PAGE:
The reason I think it's not super-important for democracy is related to some concepts that came up in Lisa Wedeen's class last quarter. We tend to assume that the way democracy developed in W. Europe, alongside the emergence of the nation-state, is the only way. Newspapers have been fairly convincingly linked to nation-building by Benedict Anderson in his classic work Imagined Communities (though I'd love to see some statistical research on that similar to Collier's and Fearon's work on civil conflict onset); whether they, or some analog, are necessary is not obvious to me. However, democratic practice need not coincide with liberal values; see Wedeen's book Peripheral Visions for examples of their decoupling in Yemen, for example. Democracy does not necessarily require a strong bourgeois middle class, intense property values, a Fourth Estate, humanist notions of the equal value of every human being, etc. Not all democracy is liberal, and not every democracy is European-style. To me, this is the strongest theoretical argument for why newspapers are not so essential as we think they are. For a more pragmatic argument, Shafer's piece also makes some good points:

Even an excellent newspaper carries only a few articles each day that could honestly be said to nurture the democratic way. [...]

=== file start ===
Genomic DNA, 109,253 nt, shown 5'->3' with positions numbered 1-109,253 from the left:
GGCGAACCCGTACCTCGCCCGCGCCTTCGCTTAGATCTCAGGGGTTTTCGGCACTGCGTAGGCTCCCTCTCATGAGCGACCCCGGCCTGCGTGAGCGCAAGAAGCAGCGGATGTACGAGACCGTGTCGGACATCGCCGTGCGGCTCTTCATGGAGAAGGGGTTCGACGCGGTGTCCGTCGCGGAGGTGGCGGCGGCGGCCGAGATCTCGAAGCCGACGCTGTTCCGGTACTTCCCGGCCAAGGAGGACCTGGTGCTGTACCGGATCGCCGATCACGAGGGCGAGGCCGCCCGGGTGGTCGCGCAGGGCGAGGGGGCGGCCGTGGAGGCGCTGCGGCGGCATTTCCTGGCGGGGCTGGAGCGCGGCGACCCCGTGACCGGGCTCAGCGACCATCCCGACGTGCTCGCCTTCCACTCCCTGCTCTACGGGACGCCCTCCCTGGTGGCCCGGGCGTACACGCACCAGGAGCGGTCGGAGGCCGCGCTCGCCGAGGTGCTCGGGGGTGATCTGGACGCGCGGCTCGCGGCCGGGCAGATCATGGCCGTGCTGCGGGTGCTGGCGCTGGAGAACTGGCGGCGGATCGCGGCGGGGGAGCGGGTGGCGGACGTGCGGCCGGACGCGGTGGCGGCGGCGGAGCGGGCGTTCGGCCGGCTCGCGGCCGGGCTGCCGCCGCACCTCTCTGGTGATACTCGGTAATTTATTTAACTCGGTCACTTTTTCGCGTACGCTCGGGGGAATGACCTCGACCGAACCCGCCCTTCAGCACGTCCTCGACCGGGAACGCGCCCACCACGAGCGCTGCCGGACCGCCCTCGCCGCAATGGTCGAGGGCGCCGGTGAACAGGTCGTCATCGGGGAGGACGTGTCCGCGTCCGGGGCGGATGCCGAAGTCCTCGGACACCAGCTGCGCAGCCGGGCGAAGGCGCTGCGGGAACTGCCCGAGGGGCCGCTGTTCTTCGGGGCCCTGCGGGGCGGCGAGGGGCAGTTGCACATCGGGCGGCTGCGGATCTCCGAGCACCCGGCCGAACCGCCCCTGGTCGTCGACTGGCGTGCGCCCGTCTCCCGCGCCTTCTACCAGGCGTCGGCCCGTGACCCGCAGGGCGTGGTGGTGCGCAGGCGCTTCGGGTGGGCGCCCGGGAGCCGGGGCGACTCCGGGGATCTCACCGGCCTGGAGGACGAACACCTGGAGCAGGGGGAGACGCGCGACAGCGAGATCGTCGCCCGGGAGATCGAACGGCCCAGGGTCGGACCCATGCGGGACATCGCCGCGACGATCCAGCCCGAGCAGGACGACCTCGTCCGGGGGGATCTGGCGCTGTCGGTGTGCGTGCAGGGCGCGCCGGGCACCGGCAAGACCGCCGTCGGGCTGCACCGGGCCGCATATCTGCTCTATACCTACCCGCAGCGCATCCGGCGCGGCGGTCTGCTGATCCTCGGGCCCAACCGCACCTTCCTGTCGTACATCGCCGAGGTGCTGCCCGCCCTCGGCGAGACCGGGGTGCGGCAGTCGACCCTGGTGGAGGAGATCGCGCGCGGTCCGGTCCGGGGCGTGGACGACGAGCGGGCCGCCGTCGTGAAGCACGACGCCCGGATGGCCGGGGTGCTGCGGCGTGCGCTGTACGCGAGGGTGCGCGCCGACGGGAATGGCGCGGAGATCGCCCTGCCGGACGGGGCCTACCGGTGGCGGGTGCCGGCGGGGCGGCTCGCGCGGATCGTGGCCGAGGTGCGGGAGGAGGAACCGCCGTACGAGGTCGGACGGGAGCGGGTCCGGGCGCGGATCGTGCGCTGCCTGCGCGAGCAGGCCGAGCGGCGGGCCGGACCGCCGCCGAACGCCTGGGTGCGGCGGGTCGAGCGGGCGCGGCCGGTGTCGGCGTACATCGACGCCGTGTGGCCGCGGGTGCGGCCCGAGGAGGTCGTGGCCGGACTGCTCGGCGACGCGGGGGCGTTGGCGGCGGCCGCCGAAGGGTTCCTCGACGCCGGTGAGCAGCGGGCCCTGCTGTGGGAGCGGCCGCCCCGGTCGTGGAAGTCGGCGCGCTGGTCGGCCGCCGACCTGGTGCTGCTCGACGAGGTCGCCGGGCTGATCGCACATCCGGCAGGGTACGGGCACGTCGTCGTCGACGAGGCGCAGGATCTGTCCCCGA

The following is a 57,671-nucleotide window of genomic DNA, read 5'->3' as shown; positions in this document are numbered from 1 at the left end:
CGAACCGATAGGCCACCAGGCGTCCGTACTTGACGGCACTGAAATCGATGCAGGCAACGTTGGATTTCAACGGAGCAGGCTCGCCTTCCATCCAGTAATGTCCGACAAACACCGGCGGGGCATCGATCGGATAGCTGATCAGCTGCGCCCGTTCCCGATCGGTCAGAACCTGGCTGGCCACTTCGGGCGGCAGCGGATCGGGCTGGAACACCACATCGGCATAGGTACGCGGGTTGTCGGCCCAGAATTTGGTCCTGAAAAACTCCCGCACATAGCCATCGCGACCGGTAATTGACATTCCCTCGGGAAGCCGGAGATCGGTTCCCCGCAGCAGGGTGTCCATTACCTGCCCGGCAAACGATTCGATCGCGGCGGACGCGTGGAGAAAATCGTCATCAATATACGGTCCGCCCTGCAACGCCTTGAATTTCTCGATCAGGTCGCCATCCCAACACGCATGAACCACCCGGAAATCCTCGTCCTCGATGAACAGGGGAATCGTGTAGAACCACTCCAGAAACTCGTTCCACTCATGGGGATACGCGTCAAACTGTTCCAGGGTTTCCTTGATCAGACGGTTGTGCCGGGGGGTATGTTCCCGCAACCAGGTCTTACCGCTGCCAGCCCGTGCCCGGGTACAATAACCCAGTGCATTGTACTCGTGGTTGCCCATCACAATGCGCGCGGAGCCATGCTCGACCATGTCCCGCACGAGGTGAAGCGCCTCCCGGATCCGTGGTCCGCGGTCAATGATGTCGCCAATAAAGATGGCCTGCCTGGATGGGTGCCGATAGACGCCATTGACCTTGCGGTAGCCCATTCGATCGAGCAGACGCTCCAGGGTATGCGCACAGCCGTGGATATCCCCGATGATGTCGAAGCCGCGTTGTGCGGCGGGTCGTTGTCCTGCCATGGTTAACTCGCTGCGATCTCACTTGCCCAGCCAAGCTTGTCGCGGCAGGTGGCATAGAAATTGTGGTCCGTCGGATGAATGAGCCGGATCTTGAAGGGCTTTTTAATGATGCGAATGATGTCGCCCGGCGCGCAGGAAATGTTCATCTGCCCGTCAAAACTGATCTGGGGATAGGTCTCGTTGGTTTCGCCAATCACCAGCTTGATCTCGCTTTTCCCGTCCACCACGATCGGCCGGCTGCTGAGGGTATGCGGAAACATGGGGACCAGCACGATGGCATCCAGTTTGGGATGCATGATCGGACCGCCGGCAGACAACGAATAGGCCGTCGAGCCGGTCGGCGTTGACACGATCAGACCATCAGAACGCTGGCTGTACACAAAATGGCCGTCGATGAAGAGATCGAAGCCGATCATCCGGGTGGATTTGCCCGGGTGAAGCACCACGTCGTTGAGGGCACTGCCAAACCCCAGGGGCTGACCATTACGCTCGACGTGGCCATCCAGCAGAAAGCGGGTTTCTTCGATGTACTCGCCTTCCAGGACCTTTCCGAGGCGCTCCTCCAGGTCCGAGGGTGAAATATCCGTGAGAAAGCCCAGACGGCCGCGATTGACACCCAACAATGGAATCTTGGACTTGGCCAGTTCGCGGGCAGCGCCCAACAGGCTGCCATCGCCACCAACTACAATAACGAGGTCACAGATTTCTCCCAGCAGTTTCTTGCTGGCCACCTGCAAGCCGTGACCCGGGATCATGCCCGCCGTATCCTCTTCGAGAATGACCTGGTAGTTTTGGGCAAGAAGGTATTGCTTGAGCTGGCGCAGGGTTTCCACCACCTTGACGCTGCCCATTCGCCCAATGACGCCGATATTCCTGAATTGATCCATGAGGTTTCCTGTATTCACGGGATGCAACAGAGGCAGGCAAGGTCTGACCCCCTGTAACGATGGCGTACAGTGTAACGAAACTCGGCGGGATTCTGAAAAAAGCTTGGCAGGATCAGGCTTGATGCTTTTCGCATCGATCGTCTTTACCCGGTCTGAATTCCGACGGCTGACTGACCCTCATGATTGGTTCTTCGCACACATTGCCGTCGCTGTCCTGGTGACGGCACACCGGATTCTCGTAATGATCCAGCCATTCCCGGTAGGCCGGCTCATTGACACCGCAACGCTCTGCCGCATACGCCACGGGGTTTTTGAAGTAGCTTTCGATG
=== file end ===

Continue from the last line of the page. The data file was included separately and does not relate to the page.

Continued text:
On those occasions that newspapers do produce the sort of work that the worshippers of democracy crave, only rarely does the population flex its democratic might. How else to explain the ongoing political corruption in Illinois, which its press has covered admirably? Maybe an academic at Champaign-Urbana can prove that newspaper investigations of political corruption "damage" democracy by increasing the public's cynicism. Or that stellar newspaper coverage that increases participation in the political process stymies democracy by recruiting too many knuckleheads. Or that bad (but well-meaning) journalism—of which there is too much—cripples the democratic impulse.

The insistence on coupling newspapering to democracy irritates me not just because it overstates the quality and urgency of most of the work done by newspapers but because it inflates the capacity of newspapers to make us better citizens, wiser voters, and more enlightened taxpayers.

Friday, April 3, 2009


The Colbert ReportMon - Thurs 11:30pm / 10:30c
The 10/31 Project
Colbert Report Full EpisodesPolitical HumorNASA Name Contest

I would marry Stephen Colbert. I about died laughing watching this thing.

For more mocking of Glenn Beck, let's go to Shep Smith of Fox News: